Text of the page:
At the Hudson plant, PSEG will be required to take interim steps to reduce emissions of NOx, SO2 and PM until the required pollution control equipment is installed or the unit is shut down. These interim measures include year-round operation of the existing NOx control equipment utilizing selective non-catalytic reduction to reduce NOx, use of ultra-low sulfur coal, compliance with annual emission caps for NOx and SO2, and operation of an electrostatic precipitator and a fly ash conditioning system to control PM. Installation of permanent controls will be delayed until December 31, 2010, unless PSEG chooses to shut down the unit altogether in 2008. If PSEG does not shut down the Hudson facility and install permanent controls, PSEG will also be required to install a more effective baghouse than previously required, and use a carbon injection system to reduce mercury emissions from this facility after the pollution control equipment is installed.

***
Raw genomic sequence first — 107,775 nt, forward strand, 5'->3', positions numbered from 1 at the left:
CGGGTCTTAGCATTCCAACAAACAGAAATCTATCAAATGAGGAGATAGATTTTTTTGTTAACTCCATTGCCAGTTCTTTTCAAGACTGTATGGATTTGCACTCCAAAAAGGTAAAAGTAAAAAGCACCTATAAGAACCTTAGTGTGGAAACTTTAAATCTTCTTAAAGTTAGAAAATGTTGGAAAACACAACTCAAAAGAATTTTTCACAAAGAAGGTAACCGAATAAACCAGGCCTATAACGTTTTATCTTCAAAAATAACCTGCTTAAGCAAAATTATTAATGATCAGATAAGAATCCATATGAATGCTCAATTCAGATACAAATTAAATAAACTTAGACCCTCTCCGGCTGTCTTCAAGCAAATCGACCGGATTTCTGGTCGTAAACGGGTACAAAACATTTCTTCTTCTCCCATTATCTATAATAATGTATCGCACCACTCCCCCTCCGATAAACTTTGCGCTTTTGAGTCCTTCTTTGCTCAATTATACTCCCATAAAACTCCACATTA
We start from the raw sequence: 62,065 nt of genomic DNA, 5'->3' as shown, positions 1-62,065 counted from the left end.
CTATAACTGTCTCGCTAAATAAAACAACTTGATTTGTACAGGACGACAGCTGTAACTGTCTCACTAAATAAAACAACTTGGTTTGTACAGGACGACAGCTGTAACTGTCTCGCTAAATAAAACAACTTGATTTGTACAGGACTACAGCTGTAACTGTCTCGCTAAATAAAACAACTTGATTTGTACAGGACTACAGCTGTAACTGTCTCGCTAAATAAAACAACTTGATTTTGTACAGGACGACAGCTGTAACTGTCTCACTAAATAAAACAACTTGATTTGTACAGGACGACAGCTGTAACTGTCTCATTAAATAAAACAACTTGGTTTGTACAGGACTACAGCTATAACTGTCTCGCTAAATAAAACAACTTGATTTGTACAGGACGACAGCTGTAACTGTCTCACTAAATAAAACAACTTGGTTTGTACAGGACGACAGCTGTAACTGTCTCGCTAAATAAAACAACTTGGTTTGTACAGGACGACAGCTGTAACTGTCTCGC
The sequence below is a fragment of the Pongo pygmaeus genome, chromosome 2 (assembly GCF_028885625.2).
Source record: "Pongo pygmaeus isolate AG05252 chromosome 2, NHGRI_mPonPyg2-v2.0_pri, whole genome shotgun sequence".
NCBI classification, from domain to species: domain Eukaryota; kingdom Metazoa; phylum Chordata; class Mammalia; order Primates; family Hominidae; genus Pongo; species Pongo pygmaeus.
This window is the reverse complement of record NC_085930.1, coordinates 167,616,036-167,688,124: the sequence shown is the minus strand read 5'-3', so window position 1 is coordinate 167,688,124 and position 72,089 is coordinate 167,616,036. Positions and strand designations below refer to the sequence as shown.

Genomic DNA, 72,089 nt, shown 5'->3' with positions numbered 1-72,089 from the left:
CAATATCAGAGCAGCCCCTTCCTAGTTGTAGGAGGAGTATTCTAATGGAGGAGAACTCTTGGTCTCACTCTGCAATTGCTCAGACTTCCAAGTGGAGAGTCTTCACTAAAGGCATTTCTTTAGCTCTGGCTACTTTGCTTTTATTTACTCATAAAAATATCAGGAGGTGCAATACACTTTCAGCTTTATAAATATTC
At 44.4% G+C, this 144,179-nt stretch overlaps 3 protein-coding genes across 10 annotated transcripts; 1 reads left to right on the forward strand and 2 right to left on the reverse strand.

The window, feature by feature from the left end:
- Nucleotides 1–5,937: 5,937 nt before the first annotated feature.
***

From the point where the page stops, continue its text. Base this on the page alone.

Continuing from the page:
For the period of the consent decree, PSEG will significantly reduce its emissions of NOx, SO2 and PM in order to achieve the same reductions required under the 2002 Consent Decree. Even after expiration of the decree, EPA estimates that PSEG will permanently reduce its NOx emissions by 534 tons per year, SO2 emissions by 257 tons per year, and fine particle emissions of 252 tons per year.